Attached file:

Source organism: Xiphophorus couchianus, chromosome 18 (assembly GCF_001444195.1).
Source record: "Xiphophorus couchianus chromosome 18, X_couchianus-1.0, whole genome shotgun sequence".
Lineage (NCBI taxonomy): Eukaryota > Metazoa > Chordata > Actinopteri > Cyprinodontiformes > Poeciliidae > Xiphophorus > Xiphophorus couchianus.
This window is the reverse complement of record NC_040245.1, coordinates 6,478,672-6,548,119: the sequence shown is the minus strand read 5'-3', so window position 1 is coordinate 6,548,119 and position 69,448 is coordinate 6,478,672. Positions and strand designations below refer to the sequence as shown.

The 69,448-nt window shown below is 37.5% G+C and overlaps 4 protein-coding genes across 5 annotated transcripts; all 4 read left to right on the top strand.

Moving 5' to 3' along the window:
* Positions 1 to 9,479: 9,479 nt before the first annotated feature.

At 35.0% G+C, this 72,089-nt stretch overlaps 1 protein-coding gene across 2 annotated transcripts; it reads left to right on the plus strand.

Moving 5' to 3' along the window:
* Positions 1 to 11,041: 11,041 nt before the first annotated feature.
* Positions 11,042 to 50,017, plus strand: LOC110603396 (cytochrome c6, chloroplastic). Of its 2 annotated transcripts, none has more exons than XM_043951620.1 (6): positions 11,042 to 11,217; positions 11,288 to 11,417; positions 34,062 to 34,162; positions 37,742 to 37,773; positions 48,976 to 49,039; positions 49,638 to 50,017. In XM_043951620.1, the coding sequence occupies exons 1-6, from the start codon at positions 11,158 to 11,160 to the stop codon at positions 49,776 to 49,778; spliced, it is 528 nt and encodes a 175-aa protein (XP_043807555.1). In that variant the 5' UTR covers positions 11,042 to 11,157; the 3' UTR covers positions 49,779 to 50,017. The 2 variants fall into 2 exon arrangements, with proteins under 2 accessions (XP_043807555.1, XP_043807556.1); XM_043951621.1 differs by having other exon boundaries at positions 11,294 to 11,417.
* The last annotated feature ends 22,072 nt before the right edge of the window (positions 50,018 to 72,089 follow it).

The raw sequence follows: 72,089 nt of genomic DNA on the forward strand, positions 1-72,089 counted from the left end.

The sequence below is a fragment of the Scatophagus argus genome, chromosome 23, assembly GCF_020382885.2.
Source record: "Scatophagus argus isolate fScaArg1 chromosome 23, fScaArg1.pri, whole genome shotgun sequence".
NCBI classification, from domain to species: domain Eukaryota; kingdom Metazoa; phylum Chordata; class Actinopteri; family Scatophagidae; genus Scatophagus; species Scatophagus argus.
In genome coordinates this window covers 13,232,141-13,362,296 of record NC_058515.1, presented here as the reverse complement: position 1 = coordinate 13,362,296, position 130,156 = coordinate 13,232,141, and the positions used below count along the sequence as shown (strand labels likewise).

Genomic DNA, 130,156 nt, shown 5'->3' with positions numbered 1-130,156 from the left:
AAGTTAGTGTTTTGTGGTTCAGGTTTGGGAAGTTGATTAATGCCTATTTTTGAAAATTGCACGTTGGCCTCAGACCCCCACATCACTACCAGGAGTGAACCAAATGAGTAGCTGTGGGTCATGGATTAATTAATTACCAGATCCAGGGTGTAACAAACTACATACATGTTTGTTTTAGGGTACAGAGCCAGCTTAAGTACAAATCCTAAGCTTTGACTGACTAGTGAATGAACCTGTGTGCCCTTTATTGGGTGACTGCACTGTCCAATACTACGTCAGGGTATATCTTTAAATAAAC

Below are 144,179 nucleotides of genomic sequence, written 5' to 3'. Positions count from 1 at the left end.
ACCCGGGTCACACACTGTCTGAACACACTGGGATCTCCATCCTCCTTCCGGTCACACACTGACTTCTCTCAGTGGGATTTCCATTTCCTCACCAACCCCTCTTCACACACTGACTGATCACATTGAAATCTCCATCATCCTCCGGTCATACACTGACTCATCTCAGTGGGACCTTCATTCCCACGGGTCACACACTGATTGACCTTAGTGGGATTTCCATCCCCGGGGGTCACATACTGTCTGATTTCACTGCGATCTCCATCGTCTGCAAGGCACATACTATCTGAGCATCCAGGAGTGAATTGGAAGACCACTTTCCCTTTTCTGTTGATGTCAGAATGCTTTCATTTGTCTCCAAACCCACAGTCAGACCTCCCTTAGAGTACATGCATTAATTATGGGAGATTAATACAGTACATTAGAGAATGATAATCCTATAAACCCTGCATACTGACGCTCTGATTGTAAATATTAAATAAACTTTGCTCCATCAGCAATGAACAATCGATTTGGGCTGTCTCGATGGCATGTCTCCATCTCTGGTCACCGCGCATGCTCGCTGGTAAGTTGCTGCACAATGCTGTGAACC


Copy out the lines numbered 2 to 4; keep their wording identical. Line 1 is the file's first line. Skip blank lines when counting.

Source record: "Xiphophorus couchianus chromosome 18, X_couchianus-1.0, whole genome shotgun sequence".
Lineage (NCBI taxonomy): Eukaryota > Metazoa > Chordata > Actinopteri > Cyprinodontiformes > Poeciliidae > Xiphophorus > Xiphophorus couchianus.
This window is the reverse complement of record NC_040245.1, coordinates 6,478,672-6,548,119: the sequence shown is the minus strand read 5'-3', so window position 1 is coordinate 6,548,119 and position 69,448 is coordinate 6,478,672. Positions and strand designations below refer to the sequence as shown.